My life changed the day my wife had a cannabis muffin. It was my 60th birthday, and a friend of ours had brought pot muffins instead of the traditional bottle of wine or champagne.
My wife has been suffering from a very rare and potentially fatal form of menopause — hot flushes every 20 minutes, 24/7, so powerful she often vomited. I once took her to hospital after she had spent 116 hours awake and lost 4.5kg in those five days. I sometimes had to wring the sheets in the morning because she would lose so much water at night because of her sweats. She had been taking HRT (hormone replacement therapy) but the oncologist asked her to stop because suspicious activity had been noticed on her ovaries.
“These hormones might kill you,” said the oncologist.
She tried every other cure — homoeopathy, Chinese herbs, meditation, diet change. Nothing worked. She gobbled down so many tablets — for anxiety, nausea, insomnia, depression. But the meds just made her like a zombie. She wasn’t functioning. She had no life. I was devastated and helpless.
I understand now the conspiracy of silence around health issues affecting women. Why don’t we talk about a debilitating illness that affects half the world population? Why are we so eager to invest billions into male impotence but stay quiet on menopause?
On 20 December 2014, my 60th birthday, her life changed. And mine. After eating her pot muffin, around 7 pm, she had a beautiful evening, dancing away and chatting. She said she didn’t feel any different, no buzzing effect. We went to bed at midnight. In the morning I was surprised. Lucie had slept through the night. No hot flushes. No soaking sheets. Our friend had left her five muffins. Lucie took one a night. She was symptom-free for five days. On the sixth night, bang! Full blown menopause.
As an internationally renowned journalist and author, although she had doubts, Lucie began to do her research. She would find proper scientific research and say, no, it can’t be. And then another one and another one. Then she started meeting patients that are alive today because of medical cannabis oil.
She joined one of the underground groups at the invitation of her friend who has a son with Dravet syndrome. From hundreds of epileptic fits a day, he had come down to one or two a month. In this group, people were treating themselves for Parkinsons, Alzheimers, depression, anxiety, autism, anorexia, glaucoma, diabetes, ADHD, Crohn’s disease, lupus, PTSD, osteoporosis, epilepsy, cancer and so much more.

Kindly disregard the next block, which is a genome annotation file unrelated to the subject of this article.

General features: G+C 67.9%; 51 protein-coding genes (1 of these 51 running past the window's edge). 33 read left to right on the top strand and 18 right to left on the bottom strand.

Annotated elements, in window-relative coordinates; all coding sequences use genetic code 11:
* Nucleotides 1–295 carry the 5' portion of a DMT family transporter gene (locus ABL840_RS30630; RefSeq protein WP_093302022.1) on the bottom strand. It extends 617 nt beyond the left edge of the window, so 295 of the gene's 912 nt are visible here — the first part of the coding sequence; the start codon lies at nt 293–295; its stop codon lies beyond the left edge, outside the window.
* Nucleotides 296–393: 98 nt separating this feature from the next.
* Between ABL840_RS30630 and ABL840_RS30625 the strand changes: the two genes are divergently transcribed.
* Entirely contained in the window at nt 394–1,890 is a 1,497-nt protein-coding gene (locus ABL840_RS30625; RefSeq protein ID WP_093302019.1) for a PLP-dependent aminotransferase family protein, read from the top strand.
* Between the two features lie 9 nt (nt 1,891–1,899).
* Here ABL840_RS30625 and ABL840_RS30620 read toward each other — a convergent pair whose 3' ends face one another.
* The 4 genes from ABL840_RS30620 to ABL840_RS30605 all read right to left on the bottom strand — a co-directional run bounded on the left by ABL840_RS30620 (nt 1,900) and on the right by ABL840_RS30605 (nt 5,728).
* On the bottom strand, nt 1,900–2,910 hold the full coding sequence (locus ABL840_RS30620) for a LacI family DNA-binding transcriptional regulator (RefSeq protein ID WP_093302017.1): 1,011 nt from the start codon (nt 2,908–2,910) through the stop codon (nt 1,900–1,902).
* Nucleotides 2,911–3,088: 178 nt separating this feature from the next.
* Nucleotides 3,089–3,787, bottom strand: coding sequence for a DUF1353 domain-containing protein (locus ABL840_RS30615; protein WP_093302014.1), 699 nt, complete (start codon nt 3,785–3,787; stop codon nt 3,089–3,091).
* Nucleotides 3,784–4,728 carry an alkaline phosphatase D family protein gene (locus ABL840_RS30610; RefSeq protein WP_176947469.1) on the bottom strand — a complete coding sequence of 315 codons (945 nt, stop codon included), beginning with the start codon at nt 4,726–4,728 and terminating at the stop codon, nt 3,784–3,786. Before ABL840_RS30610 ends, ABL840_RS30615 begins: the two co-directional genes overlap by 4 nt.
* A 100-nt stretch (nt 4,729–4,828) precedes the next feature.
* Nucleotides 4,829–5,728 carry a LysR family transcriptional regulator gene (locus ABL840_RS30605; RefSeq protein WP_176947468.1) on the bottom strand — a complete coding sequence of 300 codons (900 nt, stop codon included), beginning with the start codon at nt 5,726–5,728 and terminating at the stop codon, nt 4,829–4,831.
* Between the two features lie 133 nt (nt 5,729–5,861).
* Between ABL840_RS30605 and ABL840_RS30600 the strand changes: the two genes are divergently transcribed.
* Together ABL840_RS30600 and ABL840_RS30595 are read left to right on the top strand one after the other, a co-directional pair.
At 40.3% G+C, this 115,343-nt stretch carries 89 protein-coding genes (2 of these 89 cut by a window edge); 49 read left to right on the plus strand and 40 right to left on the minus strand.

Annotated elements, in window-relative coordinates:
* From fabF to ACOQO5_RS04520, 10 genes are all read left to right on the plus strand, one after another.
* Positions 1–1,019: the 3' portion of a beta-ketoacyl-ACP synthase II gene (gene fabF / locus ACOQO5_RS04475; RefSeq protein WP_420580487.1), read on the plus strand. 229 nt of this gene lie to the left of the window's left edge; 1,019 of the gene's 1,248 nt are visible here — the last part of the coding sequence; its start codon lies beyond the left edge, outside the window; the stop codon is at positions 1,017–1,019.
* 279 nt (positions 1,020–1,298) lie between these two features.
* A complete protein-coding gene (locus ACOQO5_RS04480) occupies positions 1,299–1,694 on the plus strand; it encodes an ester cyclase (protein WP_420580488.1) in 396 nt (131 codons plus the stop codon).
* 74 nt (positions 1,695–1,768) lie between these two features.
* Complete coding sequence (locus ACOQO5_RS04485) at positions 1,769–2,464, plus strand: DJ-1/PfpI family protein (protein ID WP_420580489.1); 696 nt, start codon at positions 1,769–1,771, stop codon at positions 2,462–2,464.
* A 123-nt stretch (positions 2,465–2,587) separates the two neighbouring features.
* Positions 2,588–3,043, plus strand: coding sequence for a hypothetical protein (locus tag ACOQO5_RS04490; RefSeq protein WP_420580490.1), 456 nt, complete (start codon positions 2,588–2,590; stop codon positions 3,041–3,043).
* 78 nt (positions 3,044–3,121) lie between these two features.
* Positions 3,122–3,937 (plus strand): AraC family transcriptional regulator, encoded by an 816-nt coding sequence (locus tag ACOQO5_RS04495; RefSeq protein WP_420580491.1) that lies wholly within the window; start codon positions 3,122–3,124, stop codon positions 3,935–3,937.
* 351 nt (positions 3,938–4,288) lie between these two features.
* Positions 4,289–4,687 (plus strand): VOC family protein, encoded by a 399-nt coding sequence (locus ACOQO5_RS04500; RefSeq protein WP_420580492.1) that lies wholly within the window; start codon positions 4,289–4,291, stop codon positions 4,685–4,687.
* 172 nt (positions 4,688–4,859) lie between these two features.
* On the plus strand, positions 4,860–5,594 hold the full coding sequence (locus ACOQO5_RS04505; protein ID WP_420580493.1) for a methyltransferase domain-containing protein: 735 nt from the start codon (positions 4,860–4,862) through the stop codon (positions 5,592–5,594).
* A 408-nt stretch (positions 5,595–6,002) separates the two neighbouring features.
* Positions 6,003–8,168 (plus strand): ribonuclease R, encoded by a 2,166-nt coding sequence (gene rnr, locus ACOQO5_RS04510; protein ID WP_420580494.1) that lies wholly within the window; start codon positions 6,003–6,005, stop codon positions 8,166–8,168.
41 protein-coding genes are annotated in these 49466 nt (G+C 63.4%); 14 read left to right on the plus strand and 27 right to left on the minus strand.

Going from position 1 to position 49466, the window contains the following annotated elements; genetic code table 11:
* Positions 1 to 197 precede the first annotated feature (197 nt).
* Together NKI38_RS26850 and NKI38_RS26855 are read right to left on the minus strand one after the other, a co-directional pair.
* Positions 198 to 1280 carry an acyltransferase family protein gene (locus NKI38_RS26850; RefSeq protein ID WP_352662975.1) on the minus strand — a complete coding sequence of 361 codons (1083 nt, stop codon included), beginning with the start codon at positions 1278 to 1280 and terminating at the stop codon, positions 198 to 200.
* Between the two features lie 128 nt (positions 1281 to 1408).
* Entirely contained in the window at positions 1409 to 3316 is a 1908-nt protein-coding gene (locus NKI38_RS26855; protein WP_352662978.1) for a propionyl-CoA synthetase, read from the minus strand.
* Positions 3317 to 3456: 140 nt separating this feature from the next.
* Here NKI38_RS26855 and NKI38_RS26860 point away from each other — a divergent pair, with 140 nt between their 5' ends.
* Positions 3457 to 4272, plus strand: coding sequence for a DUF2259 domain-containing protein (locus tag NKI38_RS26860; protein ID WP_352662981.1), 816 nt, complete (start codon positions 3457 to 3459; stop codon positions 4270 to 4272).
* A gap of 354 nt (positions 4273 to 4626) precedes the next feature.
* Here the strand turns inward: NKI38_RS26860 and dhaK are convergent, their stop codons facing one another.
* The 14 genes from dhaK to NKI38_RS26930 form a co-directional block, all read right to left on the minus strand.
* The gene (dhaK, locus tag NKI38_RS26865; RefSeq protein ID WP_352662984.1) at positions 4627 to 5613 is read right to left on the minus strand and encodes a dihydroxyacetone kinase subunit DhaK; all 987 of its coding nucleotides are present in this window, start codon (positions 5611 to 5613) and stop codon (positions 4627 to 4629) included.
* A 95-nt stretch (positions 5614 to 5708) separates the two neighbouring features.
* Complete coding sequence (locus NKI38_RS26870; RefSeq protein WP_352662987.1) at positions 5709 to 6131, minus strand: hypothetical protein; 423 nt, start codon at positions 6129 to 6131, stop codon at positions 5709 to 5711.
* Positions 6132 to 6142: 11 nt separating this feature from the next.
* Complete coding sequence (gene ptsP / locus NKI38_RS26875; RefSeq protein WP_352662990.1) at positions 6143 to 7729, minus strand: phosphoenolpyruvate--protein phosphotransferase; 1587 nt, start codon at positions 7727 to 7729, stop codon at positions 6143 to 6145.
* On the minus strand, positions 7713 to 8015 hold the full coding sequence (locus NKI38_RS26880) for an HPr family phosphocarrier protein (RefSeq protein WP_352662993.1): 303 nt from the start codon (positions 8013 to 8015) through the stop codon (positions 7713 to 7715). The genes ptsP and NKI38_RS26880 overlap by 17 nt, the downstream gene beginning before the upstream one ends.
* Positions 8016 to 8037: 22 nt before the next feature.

Lucie discovered that we have been using hemp and cannabis for thousands of years. A 26,000-year-old hemp rope has been found in China. Proof of the plant being used as medicine dates back 12,000 years and an ancient Chinese notebook was found containing the details of the benefits and effects of cannabis on our health.
Every part of the plant is used: Flower, leaves, stem, seed, pulp, fibre, root and oil. It can be used to produce textiles, paper, ropes, carpets, clothes, insulation material, fine quality paper, cement, alternatives to fibreglass, seasonings, margarine, food supplements, oil for cooking, paint, varnish, ink, clothes, nappies, shoes, soap, shampoo, creams, food for birds and animals, and, of course, medicines.
It’s actually one of the most important ancient traditional medicines the planet has. It arrived in western medicine in the 19th century and was widely used in the official pharmacopoeia for more than a century.
So what happened? The witch-hunt started at the beginning of the 20th century. And it all started here, in South Africa, which was the first country in the world to ban cannabis in 1911. Then Jamaica. Both countries were under racist regimes which argued that cannabis made black people lazy. In the US, the war against cannabis became intense. During the Mexican Revolution, a number of Mexicans fled to the US and brought the plant with them, which they used for all kinds of reasons, including relaxing after a long day of work. Americans started speaking of the “marijuana threat”, and of the “Mexican threat.”
Texas was the first US state to criminalise pot in 1914, and a legislator even said:
“All Mexicans are crazy, and one of the reasons is because of this plant.”
In 1930, the Federal Bureau of Narcotics was created and its director, Harry Anslinger, was the father of the war on pot. He said that most marijuana smokers were Africans, Hispanics and artists. And that the satanic jazz music resulted from the consumption of marijuana and that its consumption made the “coloured” think they were as good as white people.
To demonise the plant, Anslinger was helped by the press tycoon William Randolph Hearst, who practiced yellow journalism with pot. To pass the famous law against marijuana in 1937, Anslinger and Hearst opened a case saying that pot was more dangerous than heroin and cocaine and that it could lead to communist brainwashing. The arguments of Anslinger and company were rejected by The Journal of the American Medical Association. The other reason for cannabis and hemp’s demonisation is that the industry competed with the paper pulp used for the newspaper industry. It was also competing with nylon and lumber.